Modules and Imports

Standard Library

Python has always had a “batteries included” philosophy - having a rich and versatile standard library which is immediately available, without making the user download separate packages. This is thought to have contributed to Python’s early success. No matter what you’re trying to accomplish, there’s probably a built-in library that can help you do what you want.

The downside to this is that the standard libraries need to maintain backwards compatibility. Some were quick hacks, hard to use, poorly designed and now impossible to fix, or have simply been rendered obsolete. Luckily, Python also makes it easy to install and use external libraries - we’ll cover this later.

The Standard Library

There are some great libraries included with Python that you’ll probably end up seeing or using frequently. sys provides system-specific parameters and functions, such as exit(). os has miscellaneous operating system interfaces, and provides the excellent os.path submodule for handling file paths on any operating system. math gives you all the advanced math function. json is an easy-to-use json parser and encoder. Python even gives you built-in libraries for database access, logging, internet protocols, multimedia, debugging, and even libraries for extending Python itself. The full list of standard libraries can be found in the Python documentation.

As a quick example, let’s look at Python’s datetime library. You can easily make a datetime object that represents any given point in time. For example:

>>> import datetime
>>> right_now =
>>> print(right_now)
2020-10-29 23:29:53.798740
>>> repr(right_now)
'datetime.datetime(2020, 10, 29, 23, 29, 53, 798740)'

We can even make a datetime object for an arbitrary date, and subtract it from right now to get a timedelta object:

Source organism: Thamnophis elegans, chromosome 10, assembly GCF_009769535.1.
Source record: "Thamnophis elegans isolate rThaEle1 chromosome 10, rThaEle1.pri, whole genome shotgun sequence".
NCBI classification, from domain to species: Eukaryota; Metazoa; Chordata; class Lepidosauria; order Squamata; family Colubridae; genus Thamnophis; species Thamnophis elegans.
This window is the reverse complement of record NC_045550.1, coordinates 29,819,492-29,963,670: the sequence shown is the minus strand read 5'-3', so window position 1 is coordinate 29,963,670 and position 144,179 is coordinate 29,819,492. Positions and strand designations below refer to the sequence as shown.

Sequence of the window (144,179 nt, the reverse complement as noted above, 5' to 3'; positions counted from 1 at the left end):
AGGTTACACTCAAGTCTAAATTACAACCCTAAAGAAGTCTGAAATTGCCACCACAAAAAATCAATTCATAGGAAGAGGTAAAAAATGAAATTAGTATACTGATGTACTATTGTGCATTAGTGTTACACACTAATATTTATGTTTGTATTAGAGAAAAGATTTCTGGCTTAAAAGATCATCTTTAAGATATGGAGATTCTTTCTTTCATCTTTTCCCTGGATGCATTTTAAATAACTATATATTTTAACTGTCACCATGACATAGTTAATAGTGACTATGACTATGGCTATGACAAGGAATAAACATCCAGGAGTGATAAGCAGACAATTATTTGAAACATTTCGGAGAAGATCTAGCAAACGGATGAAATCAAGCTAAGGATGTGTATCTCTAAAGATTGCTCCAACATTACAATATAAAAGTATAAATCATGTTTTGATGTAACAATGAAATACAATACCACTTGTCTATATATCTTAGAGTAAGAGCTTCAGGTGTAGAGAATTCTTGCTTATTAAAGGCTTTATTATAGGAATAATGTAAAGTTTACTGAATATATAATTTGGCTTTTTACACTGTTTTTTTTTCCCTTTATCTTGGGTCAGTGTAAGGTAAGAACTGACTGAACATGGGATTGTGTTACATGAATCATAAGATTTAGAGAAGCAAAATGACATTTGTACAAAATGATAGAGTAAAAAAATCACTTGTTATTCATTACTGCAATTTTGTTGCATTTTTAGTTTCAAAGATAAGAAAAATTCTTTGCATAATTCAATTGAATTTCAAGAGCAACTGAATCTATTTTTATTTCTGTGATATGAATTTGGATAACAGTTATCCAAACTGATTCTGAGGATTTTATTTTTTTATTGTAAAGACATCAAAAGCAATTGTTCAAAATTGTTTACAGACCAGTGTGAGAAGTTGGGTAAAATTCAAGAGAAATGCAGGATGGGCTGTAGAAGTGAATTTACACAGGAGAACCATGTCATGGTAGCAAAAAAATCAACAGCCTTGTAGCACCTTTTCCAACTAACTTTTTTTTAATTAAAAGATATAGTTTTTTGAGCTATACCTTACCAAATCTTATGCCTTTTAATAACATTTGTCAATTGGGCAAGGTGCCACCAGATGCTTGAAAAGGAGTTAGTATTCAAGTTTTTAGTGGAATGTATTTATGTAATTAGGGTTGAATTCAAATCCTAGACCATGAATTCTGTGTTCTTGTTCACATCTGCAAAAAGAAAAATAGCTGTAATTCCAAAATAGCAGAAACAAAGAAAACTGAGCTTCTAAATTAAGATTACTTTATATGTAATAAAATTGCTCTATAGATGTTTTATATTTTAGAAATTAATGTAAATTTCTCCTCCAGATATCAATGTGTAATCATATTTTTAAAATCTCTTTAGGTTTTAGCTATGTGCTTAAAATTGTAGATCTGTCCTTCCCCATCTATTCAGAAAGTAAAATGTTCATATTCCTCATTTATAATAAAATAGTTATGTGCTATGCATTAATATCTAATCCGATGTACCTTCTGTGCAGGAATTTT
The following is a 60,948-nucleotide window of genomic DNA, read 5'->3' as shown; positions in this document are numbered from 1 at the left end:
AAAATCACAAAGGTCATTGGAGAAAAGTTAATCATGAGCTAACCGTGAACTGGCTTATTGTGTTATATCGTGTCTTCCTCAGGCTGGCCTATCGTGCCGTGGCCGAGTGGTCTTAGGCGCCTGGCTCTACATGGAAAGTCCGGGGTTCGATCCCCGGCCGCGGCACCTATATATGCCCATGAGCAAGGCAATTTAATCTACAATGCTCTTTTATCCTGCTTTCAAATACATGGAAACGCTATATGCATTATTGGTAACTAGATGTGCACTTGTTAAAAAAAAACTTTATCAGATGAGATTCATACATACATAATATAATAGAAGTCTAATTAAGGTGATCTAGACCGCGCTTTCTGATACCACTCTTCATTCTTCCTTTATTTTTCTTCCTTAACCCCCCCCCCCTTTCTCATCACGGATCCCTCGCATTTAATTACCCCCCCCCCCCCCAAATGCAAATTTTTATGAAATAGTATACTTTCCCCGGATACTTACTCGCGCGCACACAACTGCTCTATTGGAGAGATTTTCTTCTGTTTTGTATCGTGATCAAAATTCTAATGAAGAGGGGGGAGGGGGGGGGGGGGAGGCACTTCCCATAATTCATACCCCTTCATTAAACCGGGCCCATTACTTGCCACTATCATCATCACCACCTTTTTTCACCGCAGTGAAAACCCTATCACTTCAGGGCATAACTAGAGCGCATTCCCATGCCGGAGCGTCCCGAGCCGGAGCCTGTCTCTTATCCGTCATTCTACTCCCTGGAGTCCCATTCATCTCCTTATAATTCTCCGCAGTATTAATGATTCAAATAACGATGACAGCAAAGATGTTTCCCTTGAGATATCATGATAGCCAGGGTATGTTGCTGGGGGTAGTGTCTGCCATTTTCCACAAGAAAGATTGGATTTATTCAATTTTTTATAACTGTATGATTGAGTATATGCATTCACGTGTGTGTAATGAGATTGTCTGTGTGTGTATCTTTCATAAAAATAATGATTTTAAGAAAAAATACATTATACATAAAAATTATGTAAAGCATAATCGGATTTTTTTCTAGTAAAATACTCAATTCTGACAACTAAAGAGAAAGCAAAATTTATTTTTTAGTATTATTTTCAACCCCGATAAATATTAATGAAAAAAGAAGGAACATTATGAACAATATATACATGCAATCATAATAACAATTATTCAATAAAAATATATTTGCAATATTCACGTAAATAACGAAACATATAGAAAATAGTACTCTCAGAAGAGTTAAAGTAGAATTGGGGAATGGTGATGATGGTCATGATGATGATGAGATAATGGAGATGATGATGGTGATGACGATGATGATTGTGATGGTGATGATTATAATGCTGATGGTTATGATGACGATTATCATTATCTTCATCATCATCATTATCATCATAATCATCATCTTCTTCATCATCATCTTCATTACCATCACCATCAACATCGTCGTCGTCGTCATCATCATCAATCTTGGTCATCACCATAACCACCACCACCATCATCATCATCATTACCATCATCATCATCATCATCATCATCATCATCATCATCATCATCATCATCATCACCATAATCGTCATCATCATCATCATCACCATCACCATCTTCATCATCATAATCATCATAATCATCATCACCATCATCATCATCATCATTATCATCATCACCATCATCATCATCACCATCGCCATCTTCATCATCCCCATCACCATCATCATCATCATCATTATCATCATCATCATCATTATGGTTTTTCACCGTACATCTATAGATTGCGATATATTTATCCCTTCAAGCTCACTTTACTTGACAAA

>>> new_years = datetime.datetime(2020, 1, 1, 0, 0)
>>> print(new_years)
2019-01-01 00:00:00
>>> delta = right_now - new_years
>>> print(delta)
302 days, 23:29:53.798740

We can easily see that it’s been over 302 days from new_years until right_now. We’ll come back to datetime later in this chapter.

Modules and Imports

Python has a simple package structure. Any directory with a file named can be considered a Python module.

Note: a file is no longer required for Python 3 modules, but it’s still supported and can be useful.

For example, let’s make a basic function and start a new module to house it:

def add_numbers(x, y):
    return x + y

Let’s put our function in a file called and place it in a folder called my_math_functions. Now, as long as the folder my_math_functions is somewhere in our PYTHONPATH, we can import my_math_functions and reach add_numbers(). If we start our REPL from the folder that contains my_math_functions, we can import it:

>>> import my_math_functions
>>> my_math_functions.add_numbers(1, 2)

Best Practices

There a few different ways to import modules or even just specific objects from modules. You can import everything from a module into the local namespace using *:

>>> from my_math_functions import *
>>> add_numbers(1, 2)

This isn’t a good practice, because it’s hard to tell where a specific function is coming from without the namespace context. Also, function names can conflict, and this can make things very difficult to debug.

It is better to import functions specifically:

>>> from my_math_functions import add_numbers
>>> add_numbers(1, 2)

This make things a little clearer, as we can look at the top and see where the add_number() function came from. However, an even better way is to just import the module and use it in calls to maintain the namespace context:

>>> import my_math_functions
>>> my_math_functions.add_numbers(1, 2)

This can be slightly more verbose, but unless it makes your function calls ridiculously long, it generally makes things much easier to debug.

You can use the as keyword to make things a little easier on yourself.

>>> import my_math_functions as mmf
>>> mmf.add_numbers(1, 2)


What is the PYTHONPATH we mentioned earlier? This is a list of paths on your system where Python will look for packages. Python will always look first in the working directory (the folder you’re in when you start the REPL or run your program), so if your module folder is there, you can import it. You can also install your modules just like any other external modules, using a file. It’s also possible to change or add paths to your PYTHONPATH list if you need to store modules elsewhere, but this isn’t a very portable solution.